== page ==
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Land reform in the era of global warming – can land reforms help agriculture be climate-smart?

Rampa, A., Gadanakis, Y. ORCID: https://orcid.org/0000-0001-7441-970X and Rose, G. (2020) Land reform in the era of global warming – can land reforms help agriculture be climate-smart? Land, 9 (12). 471. ISSN 2073-445X

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To link to this item DOI: 10.3390/land9120471

Abstract/Summary

In an era of global warming, long-standing challenges for rural populations, including land inequality, poverty and food insecurity risk being exacerbated by the effects of climate change. Innovative and effective approaches, such as Climate Smart Agriculture (CSA), are required to alleviate these environmental pressures without hampering efficiency. In countries with unequal distribution of land, where issues of access to and use of land rank high on the policy agenda, policymakers are confronted with the challenge of implementing interventions such as land reforms, whilst endeavouring to ensure that sustainable agriculture approaches be adopted by farm-households. The aim of this study is to investigate how land reforms can provide an opportunity for policymakers, particularly in lower-income countries, to enhance not only equity and efficiency but also environmental sustainability. In particular, this study builds on an extensive review of the theoretical and empirical literature and employs a conceptual framework analysis method to develop and describe a framework that explores how land reforms can be associated with the CSA approach. The resultant “Climate Smart Land Reform” (CSLR) framework contains four driving pillars, namely land redistribution, tenure reform, rural advisory services, and markets and infrastructure. The framework disentangles relevant channels through which land reforms, via its four pillars, can foster CSA adoption and thus contribute to the attainment of sustainable increases in agricultural productivity, climate change adaptation and climate change mitigation. The framework also includes relevant channels through which more ‘traditional’ objectives of land reformers, including economic, social and political objectives, can be achieved. In turn, the (partial) attainment of such objectives would lead to improvements in agro-ecological and socio-economic conditions of rural areas and populations. These improvements are considered within the framework as the ‘ultimate’ objective of land reformers. The CSLR framework represents an innovative way of conceptualising how land reforms can generate beneficial effects not only in terms of equity and efficiency but also of environmental sustainability.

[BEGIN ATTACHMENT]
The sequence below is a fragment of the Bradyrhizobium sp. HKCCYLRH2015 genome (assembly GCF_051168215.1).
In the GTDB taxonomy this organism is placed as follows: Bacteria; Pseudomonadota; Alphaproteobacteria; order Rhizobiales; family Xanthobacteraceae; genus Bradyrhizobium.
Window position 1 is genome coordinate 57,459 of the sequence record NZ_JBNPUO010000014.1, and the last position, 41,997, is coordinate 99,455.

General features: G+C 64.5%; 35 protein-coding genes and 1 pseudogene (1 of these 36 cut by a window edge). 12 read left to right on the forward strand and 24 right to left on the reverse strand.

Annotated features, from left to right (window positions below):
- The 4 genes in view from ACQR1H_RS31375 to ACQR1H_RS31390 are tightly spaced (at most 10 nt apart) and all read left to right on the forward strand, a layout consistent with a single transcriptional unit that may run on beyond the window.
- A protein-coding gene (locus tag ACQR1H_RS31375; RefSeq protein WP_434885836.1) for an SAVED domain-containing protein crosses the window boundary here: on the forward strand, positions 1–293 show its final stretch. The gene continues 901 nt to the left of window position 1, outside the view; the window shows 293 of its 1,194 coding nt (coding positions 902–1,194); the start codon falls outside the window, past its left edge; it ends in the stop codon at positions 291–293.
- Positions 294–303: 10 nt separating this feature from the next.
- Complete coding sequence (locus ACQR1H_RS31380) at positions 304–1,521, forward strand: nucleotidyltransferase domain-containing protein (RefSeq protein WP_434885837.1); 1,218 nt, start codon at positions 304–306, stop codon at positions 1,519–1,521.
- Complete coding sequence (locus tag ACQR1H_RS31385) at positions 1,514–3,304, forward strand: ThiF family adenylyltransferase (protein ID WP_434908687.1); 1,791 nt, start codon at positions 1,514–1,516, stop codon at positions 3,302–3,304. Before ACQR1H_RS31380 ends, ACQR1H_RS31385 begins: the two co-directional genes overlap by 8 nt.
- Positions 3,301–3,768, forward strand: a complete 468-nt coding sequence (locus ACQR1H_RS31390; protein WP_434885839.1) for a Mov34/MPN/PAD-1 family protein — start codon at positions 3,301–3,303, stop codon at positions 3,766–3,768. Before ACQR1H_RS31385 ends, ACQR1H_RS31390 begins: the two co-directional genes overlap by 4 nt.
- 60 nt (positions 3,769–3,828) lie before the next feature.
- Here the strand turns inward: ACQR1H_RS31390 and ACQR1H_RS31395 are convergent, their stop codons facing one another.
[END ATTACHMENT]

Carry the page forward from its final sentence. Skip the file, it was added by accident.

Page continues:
Item Type:Article
Refereed:Yes
Divisions:Life Sciences > School of Agriculture, Policy and Development > Economic and Social Sciences Division > Farm Management Unit
Life Sciences > School of Agriculture, Policy and Development > Economic and Social Sciences Division > Food Economics and Marketing (FEM)
ID Code:94495
Publisher:MDPI

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